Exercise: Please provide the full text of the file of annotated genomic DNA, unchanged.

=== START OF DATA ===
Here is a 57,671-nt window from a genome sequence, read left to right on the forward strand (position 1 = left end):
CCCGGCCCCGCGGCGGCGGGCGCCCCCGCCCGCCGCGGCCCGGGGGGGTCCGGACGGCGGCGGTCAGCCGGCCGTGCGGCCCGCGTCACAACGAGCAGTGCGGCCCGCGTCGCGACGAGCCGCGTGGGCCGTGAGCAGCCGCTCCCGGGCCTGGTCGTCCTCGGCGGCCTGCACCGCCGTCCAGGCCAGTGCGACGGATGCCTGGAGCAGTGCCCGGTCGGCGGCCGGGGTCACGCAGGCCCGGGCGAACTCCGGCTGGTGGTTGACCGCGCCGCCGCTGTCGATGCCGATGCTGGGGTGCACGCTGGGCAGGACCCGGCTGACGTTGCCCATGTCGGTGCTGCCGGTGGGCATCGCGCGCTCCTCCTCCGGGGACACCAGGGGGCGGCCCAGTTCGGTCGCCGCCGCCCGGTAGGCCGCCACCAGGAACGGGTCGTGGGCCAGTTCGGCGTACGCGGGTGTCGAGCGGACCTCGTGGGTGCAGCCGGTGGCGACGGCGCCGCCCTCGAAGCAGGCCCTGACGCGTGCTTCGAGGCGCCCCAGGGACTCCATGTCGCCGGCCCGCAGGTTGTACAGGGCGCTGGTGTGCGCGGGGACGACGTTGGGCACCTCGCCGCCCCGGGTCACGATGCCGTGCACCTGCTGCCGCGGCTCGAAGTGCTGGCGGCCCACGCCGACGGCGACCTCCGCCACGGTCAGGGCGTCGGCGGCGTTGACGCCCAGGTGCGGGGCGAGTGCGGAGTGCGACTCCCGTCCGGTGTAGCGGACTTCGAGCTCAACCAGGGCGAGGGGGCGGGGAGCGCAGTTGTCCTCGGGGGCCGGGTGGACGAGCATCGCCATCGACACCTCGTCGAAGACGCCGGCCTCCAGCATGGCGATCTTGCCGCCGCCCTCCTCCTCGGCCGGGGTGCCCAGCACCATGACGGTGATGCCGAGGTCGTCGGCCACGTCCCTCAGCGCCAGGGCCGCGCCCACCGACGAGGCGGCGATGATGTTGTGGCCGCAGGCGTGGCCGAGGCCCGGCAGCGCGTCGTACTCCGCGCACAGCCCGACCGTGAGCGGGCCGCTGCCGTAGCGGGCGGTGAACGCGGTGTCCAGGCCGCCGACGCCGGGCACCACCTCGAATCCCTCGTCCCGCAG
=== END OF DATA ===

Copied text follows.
Here is a 57,671-nt window from a genome sequence, read left to right on the forward strand (position 1 = left end):
CCCGGCCCCGCGGCGGCGGGCGCCCCCGCCCGCCGCGGCCCGGGGGGGTCCGGACGGCGGCGGTCAGCCGGCCGTGCGGCCCGCGTCACAACGAGCAGTGCGGCCCGCGTCGCGACGAGCCGCGTGGGCCGTGAGCAGCCGCTCCCGGGCCTGGTCGTCCTCGGCGGCCTGCACCGCCGTCCAGGCCAGTGCGACGGATGCCTGGAGCAGTGCCCGGTCGGCGGCCGGGGTCACGCAGGCCCGGGCGAACTCCGGCTGGTGGTTGACCGCGCCGCCGCTGTCGATGCCGATGCTGGGGTGCACGCTGGGCAGGACCCGGCTGACGTTGCCCATGTCGGTGCTGCCGGTGGGCATCGCGCGCTCCTCCTCCGGGGACACCAGGGGGCGGCCCAGTTCGGTCGCCGCCGCCCGGTAGGCCGCCACCAGGAACGGGTCGTGGGCCAGTTCGGCGTACGCGGGTGTCGAGCGGACCTCGTGGGTGCAGCCGGTGGCGACGGCGCCGCCCTCGAAGCAGGCCCTGACGCGTGCTTCGAGGCGCCCCAGGGACTCCATGTCGCCGGCCCGCAGGTTGTACAGGGCGCTGGTGTGCGCGGGGACGACGTTGGGCACCTCGCCGCCCCGGGTCACGATGCCGTGCACCTGCTGCCGCGGCTCGAAGTGCTGGCGGCCCACGCCGACGGCGACCTCCGCCACGGTCAGGGCGTCGGCGGCGTTGACGCCCAGGTGCGGGGCGAGTGCGGAGTGCGACTCCCGTCCGGTGTAGCGGACTTCGAGCTCAACCAGGGCGAGGGGGCGGGGAGCGCAGTTGTCCTCGGGGGCCGGGTGGACGAGCATCGCCATCGACACCTCGTCGAAGACGCCGGCCTCCAGCATGGCGATCTTGCCGCCGCCCTCCTCCTCGGCCGGGGTGCCCAGCACCATGACGGTGATGCCGAGGTCGTCGGCCACGTCCCTCAGCGCCAGGGCCGCGCCCACCGACGAGGCGGCGATGATGTTGTGGCCGCAGGCGTGGCCGAGGCCCGGCAGCGCGTCGTACTCCGCGCACAGCCCGACCGTGAGCGGGCCGCTGCCGTAGCGGGCGGTGAACGCGGTGTCCAGGCCGCCGACGCCGGGCACCACCTCGAATCCCTCGTCCCGCAG